Used since ancient times to reduce infection, honey can be ingested or directly applied to wounds. It has been used conventionally in more recent times to successfully treat burns, skin grafts, ulcers and wounds that won’t heal.

Its anti-microbial and anti-inflammatory effects successfully work together to accelerate wound recovery.

Manuka honey (L. scoparium) may prevent up to 60 different types of bacteria, including the virulent MRSA (methicillin-resistant Staphylococcus aureus).

Eating honey may also help to inhibit the growth of Helicobacter pylori (H. pylori) bacteria which causes chronic inflammation and infection in the stomach and small intestine, leading to digestive ulcers. If you want honey’s healing benefits, always choose manuka or raw honey.

5) Ginger

Both anti-fungal and anti-microbial, the gingerols in ginger can ward off bacterial infections. It may help to curb gingivitis and gum disease and prevent drug-resistant bacterial diseases.

Ginger has also shown an ability to fight several other strains of bacteria.

5 natural ways to protect yourself from bacterial infection

1) Wash your hands

Hand washing is such a simple and effective way to ward off harmful bacteria. Always wash them with plenty of soap and water, then sing ‘Happy Birthday’ (out loud or in your head – you choose) if you’d rather, count to 20.

Make sure you get in-between all your fingers and thumbs and give your palms and the back of your hands a good clean too.

Always carry hand sanitiser just in case you can’t get to some soap and a sink. There are plenty of natural ones on the market which are non-toxic without harsh chemicals. 

2) To protect others

Again, regular hand washing helps, and always cough or sneeze into your elbow, not your hands.

If you’re ill, share items minimally and avoid contact with others as much as possible. Also clean surfaces you’re often touching.

3) Strengthen your immunity

 Eat well (a diverse array fresh fruits and vegetables, whole foods and whole grains, healthy proteins and fats and complex carbs, plenty of fibre and lots of herbs and spices).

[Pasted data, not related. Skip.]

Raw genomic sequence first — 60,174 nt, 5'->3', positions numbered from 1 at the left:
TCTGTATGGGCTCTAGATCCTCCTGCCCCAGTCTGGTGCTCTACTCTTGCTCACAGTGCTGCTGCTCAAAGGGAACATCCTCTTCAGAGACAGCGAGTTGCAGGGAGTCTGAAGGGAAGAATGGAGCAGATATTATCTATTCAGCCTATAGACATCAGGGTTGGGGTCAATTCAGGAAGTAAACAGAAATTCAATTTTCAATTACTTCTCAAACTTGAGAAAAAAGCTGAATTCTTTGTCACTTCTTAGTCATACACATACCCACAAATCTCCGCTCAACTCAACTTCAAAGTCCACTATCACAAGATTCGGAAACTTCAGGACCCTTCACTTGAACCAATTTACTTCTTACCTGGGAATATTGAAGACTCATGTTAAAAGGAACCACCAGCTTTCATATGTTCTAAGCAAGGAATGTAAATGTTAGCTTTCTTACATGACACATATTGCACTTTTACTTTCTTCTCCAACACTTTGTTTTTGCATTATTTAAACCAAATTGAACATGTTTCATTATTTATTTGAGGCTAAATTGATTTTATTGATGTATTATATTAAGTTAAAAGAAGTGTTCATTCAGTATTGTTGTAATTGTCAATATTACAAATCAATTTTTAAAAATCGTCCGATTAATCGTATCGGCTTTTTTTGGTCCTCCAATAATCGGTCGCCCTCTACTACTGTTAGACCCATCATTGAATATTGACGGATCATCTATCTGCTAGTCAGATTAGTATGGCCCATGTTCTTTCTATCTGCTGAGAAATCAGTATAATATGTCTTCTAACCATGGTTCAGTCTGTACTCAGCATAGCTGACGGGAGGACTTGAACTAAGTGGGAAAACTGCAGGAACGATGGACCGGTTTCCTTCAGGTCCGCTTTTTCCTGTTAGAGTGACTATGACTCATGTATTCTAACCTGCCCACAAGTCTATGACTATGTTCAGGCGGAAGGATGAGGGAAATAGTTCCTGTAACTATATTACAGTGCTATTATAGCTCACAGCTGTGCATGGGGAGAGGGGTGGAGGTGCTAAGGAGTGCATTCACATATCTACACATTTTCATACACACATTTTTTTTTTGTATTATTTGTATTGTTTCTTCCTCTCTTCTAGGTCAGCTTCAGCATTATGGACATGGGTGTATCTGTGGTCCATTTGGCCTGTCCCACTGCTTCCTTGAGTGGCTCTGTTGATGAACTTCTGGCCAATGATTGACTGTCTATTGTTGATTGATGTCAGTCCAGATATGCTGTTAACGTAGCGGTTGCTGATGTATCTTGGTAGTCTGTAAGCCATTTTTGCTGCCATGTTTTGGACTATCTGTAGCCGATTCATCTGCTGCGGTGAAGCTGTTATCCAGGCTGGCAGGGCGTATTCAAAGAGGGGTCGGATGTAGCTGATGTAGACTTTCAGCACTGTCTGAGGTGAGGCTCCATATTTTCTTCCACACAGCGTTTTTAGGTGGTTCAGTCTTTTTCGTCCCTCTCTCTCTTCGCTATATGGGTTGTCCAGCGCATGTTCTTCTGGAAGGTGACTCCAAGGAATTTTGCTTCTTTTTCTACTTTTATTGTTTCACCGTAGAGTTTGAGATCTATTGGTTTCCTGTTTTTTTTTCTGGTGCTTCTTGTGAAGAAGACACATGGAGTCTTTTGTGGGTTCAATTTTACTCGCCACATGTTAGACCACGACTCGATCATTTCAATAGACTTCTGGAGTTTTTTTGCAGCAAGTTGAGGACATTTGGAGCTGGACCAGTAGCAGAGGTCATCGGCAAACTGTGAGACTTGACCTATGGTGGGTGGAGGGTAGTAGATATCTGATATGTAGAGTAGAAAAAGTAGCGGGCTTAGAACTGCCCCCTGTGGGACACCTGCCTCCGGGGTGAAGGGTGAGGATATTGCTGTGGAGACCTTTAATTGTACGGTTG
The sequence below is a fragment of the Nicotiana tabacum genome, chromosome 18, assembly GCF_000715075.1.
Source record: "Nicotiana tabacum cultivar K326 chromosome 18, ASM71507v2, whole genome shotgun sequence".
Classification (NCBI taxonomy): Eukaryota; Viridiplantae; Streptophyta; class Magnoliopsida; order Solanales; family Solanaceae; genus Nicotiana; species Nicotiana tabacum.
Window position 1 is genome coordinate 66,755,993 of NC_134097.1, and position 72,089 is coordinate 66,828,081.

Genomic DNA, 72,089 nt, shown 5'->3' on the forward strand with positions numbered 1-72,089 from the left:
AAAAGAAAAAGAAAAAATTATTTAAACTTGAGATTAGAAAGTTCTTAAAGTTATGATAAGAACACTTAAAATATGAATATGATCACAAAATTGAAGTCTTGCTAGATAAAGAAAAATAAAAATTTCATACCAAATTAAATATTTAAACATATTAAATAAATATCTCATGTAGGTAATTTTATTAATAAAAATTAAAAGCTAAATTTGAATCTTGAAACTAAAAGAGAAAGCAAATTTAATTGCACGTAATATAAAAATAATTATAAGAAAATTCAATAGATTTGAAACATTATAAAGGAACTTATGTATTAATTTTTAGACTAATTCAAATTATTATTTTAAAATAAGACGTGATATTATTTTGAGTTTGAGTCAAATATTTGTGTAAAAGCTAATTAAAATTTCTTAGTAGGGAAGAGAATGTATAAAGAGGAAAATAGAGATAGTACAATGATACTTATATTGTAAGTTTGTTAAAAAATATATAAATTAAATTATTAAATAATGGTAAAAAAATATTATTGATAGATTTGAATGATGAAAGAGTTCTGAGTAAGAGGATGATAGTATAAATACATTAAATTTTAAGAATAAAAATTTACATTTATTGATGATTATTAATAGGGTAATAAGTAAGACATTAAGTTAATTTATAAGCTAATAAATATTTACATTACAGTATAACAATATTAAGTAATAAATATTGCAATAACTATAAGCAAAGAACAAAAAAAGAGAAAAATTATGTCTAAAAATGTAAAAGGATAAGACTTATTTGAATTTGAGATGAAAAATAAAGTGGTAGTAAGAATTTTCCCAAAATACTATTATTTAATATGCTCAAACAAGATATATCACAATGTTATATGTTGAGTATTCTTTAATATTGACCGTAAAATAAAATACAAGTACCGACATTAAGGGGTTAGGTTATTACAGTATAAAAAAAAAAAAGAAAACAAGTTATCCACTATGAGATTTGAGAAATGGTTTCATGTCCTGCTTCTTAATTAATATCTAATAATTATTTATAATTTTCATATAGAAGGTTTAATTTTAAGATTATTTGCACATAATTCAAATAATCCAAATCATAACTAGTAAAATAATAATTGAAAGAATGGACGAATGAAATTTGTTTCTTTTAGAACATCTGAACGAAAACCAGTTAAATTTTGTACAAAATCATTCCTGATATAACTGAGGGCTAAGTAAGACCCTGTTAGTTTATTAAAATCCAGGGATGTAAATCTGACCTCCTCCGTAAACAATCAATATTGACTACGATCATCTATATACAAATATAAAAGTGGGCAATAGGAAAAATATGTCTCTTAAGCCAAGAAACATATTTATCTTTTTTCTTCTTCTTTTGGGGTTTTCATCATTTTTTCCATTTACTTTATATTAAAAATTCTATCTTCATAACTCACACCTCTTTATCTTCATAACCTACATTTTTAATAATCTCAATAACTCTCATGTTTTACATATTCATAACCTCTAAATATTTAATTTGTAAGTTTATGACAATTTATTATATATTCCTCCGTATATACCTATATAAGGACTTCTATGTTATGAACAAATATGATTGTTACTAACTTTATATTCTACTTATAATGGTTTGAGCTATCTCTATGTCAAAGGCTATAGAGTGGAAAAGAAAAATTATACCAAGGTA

Exercise regularly, effectively manage any stress and anxiety, get enough sleep, spend time in nature, and with friends and loved ones.

Be silly, and remember to laugh and have fun. 

4) Gut health and probiotic supplementation

A healthy gut is pivotal for your health and wellbeing, with over 70% of your immune system residing all along your digestive tract. Balanced gut microbiome protects you from infection, full stop.

Poor gut integrity can lead to a prevalence of bad bacteria, leaving you more susceptible to gastrointestinal disturbance, bacterial, viral and fungal infection.

According to the BMJ, there is substantial evidence to support the role of probiotic supplementation in the prevention of diarrhoea, necrotising enterocolitis, acute upper respiratory tract infections, and pulmonary exacerbations in children with cystic fibrosis. Bacteria play a role in all of these.

5) Take Immune Defence

A cutting-edge supplement by Vibrant Health, this powerful immune-builder integrates famed immune-boosting components to protect against potential infections, pathogens, toxins and illnesses. It contains Bovine immunoglobulins, IgY Max™, beta-glucans, red marine algae and larch arabinogalactans.

Immune Defence is the first natural product to deliver such a high number of immunoglobulins (immune cells the digestive tract produces naturally and your first line of defence to the 80% of disease-causing microbes that enter your body through mucosal tissue).

IgY Max™ is a specially formulated egg powder containing 26 strain-specific antibodies against common human pathogens. It is patented and exclusively manufactured in the US, is naturally gluten and sugar-free.

This is an ideal supplement to support your natural resistance without over-activating your immune system. Just take one capsule daily or as required.


There’s an element of common sense when it comes to warding off bacterial infections. Eating and living well, and regularly washing your hands. Looking after your gut health and maintaining a robust immune system will stand you in good stead. 

Should you wish to protect yourself further, you could take probiotics which have been shown to protect against bacterial infection. You might also consider taking an immune-boosting supplement like Immune Defence, or something to promote a healthy bacterial balance both inside and outside your body like Bacterial Defence.   

Don’t forget nature’s impressive arsenal of natural antibiotics either. They can be invaluable when you are unwell. Of course, always check-in with your GP if you are concerned that you have a bacterial infection as they can quickly become severe.

Written by Rebecca Rychlik-Cunning, Nutritional Therapist and Homeopath. Follow Rebecca on Instagram, Facebook and Medium, @rebeccabitesback.

Water for Health Ltd began trading in 2007 with the goal of positively affecting the lives of many. We still retain that mission because we believe that proper hydration and nutrition can make a massive difference to people’s health and quality of life. Click here to find out more.